Mt. Rudolph Ski Area
Boy Scout Troop 286
Spofford, NH
1960's to about 1973

According to information provided by Dick and Christina Rudolph, Benny Schlichting and Ron "Bud" Guyette  Mt. Rudolph was located on Spring St. in Spofford, NH.  It operated from the early 60's to around 1973.  The area was built and operated by the Spofford, NH Boy Scouts troop 286.  At the time of construction Ken Wiggin was their Scout Master.  The assistant scout master was Charles Rudolph.  He has a piece of property off of Spring St. that he leased to the troop for $1 per year. 

The area had a 600 foot tow which was constructed using a 1953 Chevy Truck which was donated, telephone poles and tire rims.  Ron "Bud" Guyette worked for Loyal Electric at the time and had done some of the original electrical work for Mt. Snow.  He put in a safety gate and wired it right to the truck.  A few years later it was replaced with a 1946 Chevy Pick-up because the first truck had mechanical problems.  There were 3 trails at the area.  They charges $.50 for scouts to ski and $1.00 for others to cover the $100 annual cost of their liability insurance and pay for the gas to run the tow.  They had a simple warming hut which that the Boy Scout troop built and owned.  It was built on slats so it was not considered a permanent structure.

The area did not have snow making or a ski patrol and offered no formal lessons programs.    They did not sell food or beverages in their warming hut.  A lot of local children skied there and it was usually rather busy.  During the years it was open it was said to have been one of, if not the only ski area run by a Boy Scout Troop.  Several of the boys involved with the area constructed a scale model of the area for a Boy Scout rally they attended in Manchester, NH.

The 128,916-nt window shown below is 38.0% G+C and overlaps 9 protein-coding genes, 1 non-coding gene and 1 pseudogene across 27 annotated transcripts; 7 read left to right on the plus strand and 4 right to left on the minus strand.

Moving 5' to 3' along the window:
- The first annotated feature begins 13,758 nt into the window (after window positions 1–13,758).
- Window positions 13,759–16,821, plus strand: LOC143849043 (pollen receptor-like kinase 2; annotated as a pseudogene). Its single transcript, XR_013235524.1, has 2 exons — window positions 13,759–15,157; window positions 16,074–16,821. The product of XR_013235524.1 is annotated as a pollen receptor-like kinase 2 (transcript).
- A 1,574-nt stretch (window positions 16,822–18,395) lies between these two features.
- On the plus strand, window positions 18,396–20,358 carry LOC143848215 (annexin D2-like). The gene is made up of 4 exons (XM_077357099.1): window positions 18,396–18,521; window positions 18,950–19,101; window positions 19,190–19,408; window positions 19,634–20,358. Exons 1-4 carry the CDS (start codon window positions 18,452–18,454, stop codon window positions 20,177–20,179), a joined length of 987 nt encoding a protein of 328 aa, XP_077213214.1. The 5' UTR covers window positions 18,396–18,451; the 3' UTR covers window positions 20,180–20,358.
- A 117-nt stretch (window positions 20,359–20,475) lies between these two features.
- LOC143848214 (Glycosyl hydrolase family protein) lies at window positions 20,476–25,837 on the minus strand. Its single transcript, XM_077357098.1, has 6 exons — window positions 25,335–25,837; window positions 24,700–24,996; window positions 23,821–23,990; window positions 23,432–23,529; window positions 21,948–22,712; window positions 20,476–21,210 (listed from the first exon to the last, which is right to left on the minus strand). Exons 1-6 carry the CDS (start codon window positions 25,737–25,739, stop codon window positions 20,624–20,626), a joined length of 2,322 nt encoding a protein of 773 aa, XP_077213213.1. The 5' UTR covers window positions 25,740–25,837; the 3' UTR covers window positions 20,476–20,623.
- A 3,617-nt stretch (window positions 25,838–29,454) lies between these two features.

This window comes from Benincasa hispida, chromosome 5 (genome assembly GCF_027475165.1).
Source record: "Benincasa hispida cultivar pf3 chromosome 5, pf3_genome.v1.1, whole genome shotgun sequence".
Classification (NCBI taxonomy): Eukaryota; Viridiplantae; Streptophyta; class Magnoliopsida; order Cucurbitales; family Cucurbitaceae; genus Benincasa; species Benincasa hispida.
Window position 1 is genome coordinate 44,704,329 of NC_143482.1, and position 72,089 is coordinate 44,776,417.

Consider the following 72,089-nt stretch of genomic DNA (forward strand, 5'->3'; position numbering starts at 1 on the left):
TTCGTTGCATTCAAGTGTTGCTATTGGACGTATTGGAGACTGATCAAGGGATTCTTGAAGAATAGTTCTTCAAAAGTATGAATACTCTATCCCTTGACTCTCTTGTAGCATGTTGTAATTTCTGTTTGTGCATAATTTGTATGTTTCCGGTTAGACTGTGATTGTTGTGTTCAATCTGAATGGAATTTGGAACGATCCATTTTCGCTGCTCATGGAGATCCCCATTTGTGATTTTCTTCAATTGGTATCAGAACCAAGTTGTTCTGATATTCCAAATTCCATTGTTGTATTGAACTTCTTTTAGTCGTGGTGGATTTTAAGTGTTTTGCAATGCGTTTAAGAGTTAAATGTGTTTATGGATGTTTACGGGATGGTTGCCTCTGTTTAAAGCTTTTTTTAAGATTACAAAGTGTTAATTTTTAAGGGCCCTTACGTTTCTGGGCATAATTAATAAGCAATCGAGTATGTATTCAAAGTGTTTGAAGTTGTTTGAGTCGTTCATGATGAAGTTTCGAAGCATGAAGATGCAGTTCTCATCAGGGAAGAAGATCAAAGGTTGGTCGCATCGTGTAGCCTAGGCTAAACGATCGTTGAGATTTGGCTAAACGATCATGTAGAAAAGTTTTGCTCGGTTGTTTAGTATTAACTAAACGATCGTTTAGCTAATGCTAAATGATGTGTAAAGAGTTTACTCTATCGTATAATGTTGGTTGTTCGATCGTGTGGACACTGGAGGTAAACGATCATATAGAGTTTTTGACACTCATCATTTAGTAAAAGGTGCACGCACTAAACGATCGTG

In the early 70's when several larger areas had law suits brought against them the liability insurance jumped from $100 a year to nearly $5000.  The troop could not afford to pay the liability insurance so they closed. 

A view of the area today, not much to see.

After the area closed the warming hut was moved deeper into the woods and the area was turned into an gravel pit.  In recent years the hut has been removed from the property.  Several of the telephone poles with tire rims are still in the woods and the truck is said to still be at the top of the tow line.  The area has grown in considerably and from the road there is little visible evidence of the ski area.

The land is posted and should not be entered without permission of the owners.

Laurie P. got permission to enter the property and was able to take the following pictures:

To the left: a close up of one of the telephone poles with a rim still on it.
 To the right: Looking up the hill telephone pole on right side of picture has a rim for the rope.

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